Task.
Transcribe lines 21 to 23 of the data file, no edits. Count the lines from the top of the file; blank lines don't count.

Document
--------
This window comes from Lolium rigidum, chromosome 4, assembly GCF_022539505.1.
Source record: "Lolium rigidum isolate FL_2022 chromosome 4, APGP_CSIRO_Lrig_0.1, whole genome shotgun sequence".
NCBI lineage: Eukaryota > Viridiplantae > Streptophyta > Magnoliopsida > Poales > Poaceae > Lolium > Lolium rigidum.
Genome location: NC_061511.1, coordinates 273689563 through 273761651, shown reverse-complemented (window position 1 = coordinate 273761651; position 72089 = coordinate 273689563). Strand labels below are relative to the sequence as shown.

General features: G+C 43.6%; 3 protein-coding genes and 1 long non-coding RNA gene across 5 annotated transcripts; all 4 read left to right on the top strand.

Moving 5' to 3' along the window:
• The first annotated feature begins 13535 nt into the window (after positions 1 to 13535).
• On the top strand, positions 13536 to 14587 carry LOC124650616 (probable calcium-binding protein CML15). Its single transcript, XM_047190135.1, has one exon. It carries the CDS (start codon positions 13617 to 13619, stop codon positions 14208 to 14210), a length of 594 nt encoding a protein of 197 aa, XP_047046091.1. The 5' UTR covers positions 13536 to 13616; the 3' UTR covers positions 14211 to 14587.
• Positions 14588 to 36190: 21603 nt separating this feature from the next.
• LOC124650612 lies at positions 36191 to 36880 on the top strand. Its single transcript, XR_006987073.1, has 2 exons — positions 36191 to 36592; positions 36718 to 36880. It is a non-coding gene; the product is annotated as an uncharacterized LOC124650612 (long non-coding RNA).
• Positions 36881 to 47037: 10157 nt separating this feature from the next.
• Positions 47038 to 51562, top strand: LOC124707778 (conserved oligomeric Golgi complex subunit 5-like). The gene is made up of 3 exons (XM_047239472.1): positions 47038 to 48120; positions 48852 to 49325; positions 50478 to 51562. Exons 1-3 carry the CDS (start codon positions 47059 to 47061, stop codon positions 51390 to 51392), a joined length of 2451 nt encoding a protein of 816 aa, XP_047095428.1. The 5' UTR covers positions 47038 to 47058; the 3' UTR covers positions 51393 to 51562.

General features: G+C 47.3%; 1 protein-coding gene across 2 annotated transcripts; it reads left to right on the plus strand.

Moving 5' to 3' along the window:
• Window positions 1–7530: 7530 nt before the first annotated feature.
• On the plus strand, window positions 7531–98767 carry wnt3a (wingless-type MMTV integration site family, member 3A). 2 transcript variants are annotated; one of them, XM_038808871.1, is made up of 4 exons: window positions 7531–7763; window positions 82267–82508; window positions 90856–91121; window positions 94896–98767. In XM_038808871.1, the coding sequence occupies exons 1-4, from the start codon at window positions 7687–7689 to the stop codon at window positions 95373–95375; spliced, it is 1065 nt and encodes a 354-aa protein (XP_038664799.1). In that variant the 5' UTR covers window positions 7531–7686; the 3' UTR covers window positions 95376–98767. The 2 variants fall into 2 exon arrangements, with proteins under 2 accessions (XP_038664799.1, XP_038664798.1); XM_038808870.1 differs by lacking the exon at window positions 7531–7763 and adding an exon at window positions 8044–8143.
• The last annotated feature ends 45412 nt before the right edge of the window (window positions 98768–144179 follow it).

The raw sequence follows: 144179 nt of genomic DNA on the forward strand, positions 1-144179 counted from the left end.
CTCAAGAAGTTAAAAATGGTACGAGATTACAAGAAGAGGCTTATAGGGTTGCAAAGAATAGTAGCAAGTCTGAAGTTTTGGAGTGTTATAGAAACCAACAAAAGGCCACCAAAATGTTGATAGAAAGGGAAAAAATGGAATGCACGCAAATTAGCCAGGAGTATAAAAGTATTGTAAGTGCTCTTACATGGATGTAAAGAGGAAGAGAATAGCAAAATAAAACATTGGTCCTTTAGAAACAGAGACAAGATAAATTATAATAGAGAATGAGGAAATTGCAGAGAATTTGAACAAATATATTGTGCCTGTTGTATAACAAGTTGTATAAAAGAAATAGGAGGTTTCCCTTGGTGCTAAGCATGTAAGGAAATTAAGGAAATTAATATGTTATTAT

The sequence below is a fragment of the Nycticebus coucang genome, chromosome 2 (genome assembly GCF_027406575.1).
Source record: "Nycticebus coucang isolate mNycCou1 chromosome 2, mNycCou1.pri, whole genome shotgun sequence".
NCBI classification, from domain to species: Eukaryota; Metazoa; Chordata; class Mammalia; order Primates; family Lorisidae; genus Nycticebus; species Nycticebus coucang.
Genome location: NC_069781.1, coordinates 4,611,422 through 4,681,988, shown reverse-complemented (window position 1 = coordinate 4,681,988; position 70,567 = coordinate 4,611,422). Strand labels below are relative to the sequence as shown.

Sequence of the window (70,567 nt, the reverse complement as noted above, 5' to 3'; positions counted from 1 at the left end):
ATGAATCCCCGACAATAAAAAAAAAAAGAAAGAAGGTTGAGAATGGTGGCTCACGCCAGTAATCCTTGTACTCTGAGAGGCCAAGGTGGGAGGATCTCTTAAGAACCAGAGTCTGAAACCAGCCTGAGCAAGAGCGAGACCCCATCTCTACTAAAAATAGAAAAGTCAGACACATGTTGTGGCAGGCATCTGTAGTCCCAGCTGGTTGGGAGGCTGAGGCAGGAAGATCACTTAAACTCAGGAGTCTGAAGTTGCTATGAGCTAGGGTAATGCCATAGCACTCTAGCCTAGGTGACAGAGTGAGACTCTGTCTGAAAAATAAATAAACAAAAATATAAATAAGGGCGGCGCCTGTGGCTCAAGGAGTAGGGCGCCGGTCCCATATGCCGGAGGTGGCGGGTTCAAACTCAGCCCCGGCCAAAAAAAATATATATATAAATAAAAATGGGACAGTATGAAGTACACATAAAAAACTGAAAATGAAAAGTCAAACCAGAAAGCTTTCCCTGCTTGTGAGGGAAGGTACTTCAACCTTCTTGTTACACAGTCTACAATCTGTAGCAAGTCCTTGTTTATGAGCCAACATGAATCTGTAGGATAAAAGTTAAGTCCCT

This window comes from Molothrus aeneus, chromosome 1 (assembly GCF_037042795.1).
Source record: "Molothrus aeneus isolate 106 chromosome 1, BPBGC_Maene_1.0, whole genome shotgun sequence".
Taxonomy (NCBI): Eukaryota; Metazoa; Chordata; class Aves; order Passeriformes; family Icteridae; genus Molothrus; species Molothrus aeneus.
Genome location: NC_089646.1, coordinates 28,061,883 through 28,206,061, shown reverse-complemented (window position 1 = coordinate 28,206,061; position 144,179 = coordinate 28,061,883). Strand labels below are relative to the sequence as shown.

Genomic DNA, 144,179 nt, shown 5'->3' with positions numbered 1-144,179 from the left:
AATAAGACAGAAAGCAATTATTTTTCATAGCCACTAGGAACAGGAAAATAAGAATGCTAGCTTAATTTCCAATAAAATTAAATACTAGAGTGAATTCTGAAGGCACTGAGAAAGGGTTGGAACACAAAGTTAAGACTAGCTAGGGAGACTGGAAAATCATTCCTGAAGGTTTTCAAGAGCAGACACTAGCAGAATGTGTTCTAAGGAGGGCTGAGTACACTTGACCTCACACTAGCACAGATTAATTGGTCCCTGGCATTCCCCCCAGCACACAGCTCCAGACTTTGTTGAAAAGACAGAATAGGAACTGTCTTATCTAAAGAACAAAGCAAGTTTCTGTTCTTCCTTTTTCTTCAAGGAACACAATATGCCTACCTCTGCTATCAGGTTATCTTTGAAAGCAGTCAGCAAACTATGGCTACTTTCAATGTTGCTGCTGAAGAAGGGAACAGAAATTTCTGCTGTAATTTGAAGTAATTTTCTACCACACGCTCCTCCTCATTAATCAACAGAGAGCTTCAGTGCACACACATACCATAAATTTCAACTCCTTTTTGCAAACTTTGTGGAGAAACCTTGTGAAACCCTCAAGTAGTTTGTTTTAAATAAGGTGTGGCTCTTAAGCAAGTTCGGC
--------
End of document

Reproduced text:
Source record: "Nycticebus coucang isolate mNycCou1 chromosome 2, mNycCou1.pri, whole genome shotgun sequence".
NCBI classification, from domain to species: Eukaryota; Metazoa; Chordata; class Mammalia; order Primates; family Lorisidae; genus Nycticebus; species Nycticebus coucang.
Genome location: NC_069781.1, coordinates 4,611,422 through 4,681,988, shown reverse-complemented (window position 1 = coordinate 4,681,988; position 70,567 = coordinate 4,611,422). Strand labels below are relative to the sequence as shown.